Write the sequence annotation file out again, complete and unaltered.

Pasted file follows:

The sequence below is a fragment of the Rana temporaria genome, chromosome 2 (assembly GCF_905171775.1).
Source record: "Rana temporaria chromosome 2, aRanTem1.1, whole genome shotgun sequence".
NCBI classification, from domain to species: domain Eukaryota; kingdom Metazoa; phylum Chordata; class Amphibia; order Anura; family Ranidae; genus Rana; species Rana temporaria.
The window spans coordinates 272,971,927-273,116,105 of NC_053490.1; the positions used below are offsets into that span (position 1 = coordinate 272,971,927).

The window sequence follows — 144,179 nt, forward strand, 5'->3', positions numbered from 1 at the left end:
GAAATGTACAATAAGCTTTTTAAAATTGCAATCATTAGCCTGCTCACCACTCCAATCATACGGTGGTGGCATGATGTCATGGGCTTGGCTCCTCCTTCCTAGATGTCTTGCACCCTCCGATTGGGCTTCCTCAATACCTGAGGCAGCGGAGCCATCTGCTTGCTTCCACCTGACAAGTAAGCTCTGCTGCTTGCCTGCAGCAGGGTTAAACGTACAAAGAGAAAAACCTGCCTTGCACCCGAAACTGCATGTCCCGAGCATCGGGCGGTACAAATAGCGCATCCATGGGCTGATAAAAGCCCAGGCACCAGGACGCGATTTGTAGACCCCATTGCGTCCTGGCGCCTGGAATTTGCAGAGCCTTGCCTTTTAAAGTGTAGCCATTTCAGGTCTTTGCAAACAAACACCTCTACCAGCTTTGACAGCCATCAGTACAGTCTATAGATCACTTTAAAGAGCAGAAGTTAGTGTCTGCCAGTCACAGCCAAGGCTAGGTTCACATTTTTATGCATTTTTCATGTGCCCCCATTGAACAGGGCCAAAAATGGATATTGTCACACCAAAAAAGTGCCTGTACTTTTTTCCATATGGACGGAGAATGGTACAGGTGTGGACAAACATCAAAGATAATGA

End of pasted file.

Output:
The sequence below is a fragment of the Rana temporaria genome, chromosome 2 (assembly GCF_905171775.1).
Source record: "Rana temporaria chromosome 2, aRanTem1.1, whole genome shotgun sequence".
NCBI classification, from domain to species: domain Eukaryota; kingdom Metazoa; phylum Chordata; class Amphibia; order Anura; family Ranidae; genus Rana; species Rana temporaria.
The window spans coordinates 272,971,927-273,116,105 of NC_053490.1; the positions used below are offsets into that span (position 1 = coordinate 272,971,927).

The window sequence follows — 144,179 nt, forward strand, 5'->3', positions numbered from 1 at the left end:
GAAATGTACAATAAGCTTTTTAAAATTGCAATCATTAGCCTGCTCACCACTCCAATCATACGGTGGTGGCATGATGTCATGGGCTTGGCTCCTCCTTCCTAGATGTCTTGCACCCTCCGATTGGGCTTCCTCAATACCTGAGGCAGCGGAGCCATCTGCTTGCTTCCACCTGACAAGTAAGCTCTGCTGCTTGCCTGCAGCAGGGTTAAACGTACAAAGAGAAAAACCTGCCTTGCACCCGAAACTGCATGTCCCGAGCATCGGGCGGTACAAATAGCGCATCCATGGGCTGATAAAAGCCCAGGCACCAGGACGCGATTTGTAGACCCCATTGCGTCCTGGCGCCTGGAATTTGCAGAGCCTTGCCTTTTAAAGTGTAGCCATTTCAGGTCTTTGCAAACAAACACCTCTACCAGCTTTGACAGCCATCAGTACAGTCTATAGATCACTTTAAAGAGCAGAAGTTAGTGTCTGCCAGTCACAGCCAAGGCTAGGTTCACATTTTTATGCATTTTTCATGTGCCCCCATTGAACAGGGCCAAAAATGGATATTGTCACACCAAAAAAGTGCCTGTACTTTTTTCCATATGGACGGAGAATGGTACAGGTGTGGACAAACATCAAAGATAATGA